Confirmation

The sacrament of Confirmation is typically celebrated in late junior high or, more recently, the end of the sophomore year of high school, but it may be celebrated any time after age 7.  St John the Apostle’s program is a two year program beginning in the ninth grade.  Sign up for this program is in the fall along with the regular religious education programs.

The ordinary minister of the sacrament of Confirmation is the Bishop, who may delegate this responsibility to another priest if pastoral circumstances suggest it.  In the case of those confirmed in adulthood, the parish pastor often is given the faculty to celebrate the sacrament.  There are many differing historical and theological reasons for when the sacrament of Confirmation is celebrated, and there is a degree of flexibility in canonical recommendation and law for the diocesan bishop to determine when Confirmation will be celebrated in a particular diocese.

It is often suggested that Confirmation completes initiation. While it is true that Confirmation is often the last of three sacraments of initiation celebrated, it should also be understood that anything “done” in Confirmation is a strengthening or seal on baptism.  In the case of a teenager who has been receiving Holy Communion since age 7 or 8, s/he has already been a full participant in Eucharistic liturgies, what the Second Vatican Council calls “the source and summit” of our lives as Christians (Constitution on the Sacred Liturgy, Sacrosanctum Concilium 10).  So confirmation, when received after Eucharist, does not so much complete initiation as it does strengthen or seal it.

For more information on this program please contact Sharon Ewell at sharonewellstjohns@hotmail.com.

Do you need a copy of a Confirmation certificate?  Please contact the Parish office.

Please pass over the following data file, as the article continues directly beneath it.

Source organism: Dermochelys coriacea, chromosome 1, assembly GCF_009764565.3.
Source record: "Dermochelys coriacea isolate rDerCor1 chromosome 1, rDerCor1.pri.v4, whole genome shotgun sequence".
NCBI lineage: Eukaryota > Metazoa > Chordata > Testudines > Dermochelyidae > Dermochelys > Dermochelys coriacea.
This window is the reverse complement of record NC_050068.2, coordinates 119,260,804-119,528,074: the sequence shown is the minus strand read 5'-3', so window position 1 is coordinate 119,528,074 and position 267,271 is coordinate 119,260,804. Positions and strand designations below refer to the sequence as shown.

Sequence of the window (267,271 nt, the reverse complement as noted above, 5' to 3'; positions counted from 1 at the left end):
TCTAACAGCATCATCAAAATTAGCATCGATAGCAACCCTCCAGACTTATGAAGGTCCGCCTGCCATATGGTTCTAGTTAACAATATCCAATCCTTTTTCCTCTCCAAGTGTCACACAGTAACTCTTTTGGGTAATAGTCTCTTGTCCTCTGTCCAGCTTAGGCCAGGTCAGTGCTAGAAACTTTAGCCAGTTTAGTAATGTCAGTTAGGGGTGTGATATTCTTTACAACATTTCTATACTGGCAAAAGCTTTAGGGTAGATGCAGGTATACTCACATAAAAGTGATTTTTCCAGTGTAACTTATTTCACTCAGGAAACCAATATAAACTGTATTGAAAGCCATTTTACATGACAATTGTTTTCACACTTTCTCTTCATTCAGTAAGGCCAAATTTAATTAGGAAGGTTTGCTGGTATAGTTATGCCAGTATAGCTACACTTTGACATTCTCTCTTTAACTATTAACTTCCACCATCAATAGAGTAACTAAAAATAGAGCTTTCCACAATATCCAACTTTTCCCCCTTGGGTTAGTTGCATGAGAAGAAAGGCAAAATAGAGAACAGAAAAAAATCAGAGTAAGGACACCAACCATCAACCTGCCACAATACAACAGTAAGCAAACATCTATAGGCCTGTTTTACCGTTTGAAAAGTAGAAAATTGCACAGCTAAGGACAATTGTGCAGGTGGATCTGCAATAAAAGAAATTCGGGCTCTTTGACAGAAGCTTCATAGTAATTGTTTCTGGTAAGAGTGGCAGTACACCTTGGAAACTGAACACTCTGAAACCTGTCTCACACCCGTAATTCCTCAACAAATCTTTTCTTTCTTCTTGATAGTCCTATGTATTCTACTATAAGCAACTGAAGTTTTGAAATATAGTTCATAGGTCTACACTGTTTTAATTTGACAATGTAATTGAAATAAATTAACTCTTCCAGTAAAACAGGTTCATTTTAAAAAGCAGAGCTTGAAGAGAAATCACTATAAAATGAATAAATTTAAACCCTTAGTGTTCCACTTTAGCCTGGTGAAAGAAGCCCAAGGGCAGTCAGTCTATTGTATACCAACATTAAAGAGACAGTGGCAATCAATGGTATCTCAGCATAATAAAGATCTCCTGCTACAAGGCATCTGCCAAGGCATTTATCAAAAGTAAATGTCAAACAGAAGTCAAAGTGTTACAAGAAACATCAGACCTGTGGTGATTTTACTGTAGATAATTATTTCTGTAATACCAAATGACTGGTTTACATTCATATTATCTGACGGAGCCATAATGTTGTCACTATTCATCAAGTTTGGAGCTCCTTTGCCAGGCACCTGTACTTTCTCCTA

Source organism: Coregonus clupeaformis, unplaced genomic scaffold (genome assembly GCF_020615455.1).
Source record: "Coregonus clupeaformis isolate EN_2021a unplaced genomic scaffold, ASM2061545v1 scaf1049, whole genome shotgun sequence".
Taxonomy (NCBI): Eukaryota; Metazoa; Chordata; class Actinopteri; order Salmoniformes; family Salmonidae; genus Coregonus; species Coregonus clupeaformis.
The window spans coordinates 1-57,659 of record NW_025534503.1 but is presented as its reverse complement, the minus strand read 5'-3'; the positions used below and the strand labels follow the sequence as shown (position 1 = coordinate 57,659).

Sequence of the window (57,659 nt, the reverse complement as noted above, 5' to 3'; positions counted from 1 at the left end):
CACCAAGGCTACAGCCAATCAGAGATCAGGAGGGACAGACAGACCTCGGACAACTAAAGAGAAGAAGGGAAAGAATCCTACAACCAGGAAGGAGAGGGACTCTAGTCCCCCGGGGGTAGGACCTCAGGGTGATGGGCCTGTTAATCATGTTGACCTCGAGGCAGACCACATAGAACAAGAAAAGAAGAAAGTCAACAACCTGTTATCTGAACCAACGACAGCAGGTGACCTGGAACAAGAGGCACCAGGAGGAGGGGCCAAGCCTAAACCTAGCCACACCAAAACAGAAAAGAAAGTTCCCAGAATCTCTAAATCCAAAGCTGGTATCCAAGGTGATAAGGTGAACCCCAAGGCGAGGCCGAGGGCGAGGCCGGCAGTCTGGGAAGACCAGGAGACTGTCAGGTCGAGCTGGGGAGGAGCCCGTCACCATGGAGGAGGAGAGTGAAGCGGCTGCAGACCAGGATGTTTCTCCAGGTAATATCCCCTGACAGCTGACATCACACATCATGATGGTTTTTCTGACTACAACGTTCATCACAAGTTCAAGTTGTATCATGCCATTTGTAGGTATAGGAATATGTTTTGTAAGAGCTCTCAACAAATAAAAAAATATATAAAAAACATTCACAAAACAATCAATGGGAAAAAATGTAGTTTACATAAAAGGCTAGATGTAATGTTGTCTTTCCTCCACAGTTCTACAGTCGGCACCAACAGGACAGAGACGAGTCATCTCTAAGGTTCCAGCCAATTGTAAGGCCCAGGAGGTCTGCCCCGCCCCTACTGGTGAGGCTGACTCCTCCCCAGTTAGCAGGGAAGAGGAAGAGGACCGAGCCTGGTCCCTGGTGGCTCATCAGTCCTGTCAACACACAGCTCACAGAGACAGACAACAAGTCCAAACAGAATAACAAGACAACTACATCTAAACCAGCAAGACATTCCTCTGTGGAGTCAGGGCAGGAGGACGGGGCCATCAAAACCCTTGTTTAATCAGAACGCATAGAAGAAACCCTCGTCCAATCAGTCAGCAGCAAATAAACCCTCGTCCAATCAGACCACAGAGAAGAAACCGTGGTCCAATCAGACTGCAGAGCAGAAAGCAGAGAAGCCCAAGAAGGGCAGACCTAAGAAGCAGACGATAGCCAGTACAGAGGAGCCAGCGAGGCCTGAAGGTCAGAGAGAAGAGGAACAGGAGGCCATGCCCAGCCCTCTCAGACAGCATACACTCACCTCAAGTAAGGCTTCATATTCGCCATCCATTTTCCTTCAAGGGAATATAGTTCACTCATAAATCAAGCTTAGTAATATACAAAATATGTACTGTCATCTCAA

For on him the Father, God, has set his seal. (John 6:27)

At confirmation we receive the gifts of the Holy Spirit and confirm our baptismal promises. Greater awareness of the grace of the Holy Spirit is conferred through the anointing of chrism oil and the laying on of hands by the Bishop.

Confirmation perfects Baptismal grace; it is the sacrament which gives the Holy Spirit in order to root us more deeply in the divine filiation, incorporate us more firmly into Christ, strengthen our bond with the Church, associate us more closely with her mission, and help us bear witness to the Christian faith in words accompanied by deeds. (CCC 1316)

Through the Sacrament of Confirmation we renew our baptismal promises and commit to living a life of maturity in the Christian faith. As we read in the Lumen Gentium (the Dogmatic Constitution of the Church) from the Second Vatican Council:

Bound more intimately to the Church by the sacrament of confirmation, [the baptized] are endowed by the Holy Spirit with special strength; hence they are more strictly obliged to spread and defend the faith both by word and by deed as true witnesses of Christ. (no. 11)

Scriptural Foundation for Confirmation
In the Acts of the Apostles we read of the coming of the Holy Spirit on Pentecost. While baptism is the sacrament of new life, confirmation gives birth to that life. Baptism initiates us into the Church and names us as children of God, whereas confirmation calls us forth as God’s children and unites us more fully to the active messianic mission of Christ in the world.

After receiving the power of the Holy Spirit at Pentecost, the Apostles went out and confirmed others, showing confirmation to be an individual and separate sacrament: Peter and John at Samaria (Acts 8:5-6, 14-17) and Paul at Ephesus (Acts 19:5-6). Also the Holy Spirit came down on Jews and Gentiles alike in Caesarea, prior to their baptisms. Recognizing this as a confirmation by the Holy Spirit, Peter commanded that they be baptized (cf. Acts 10:47).

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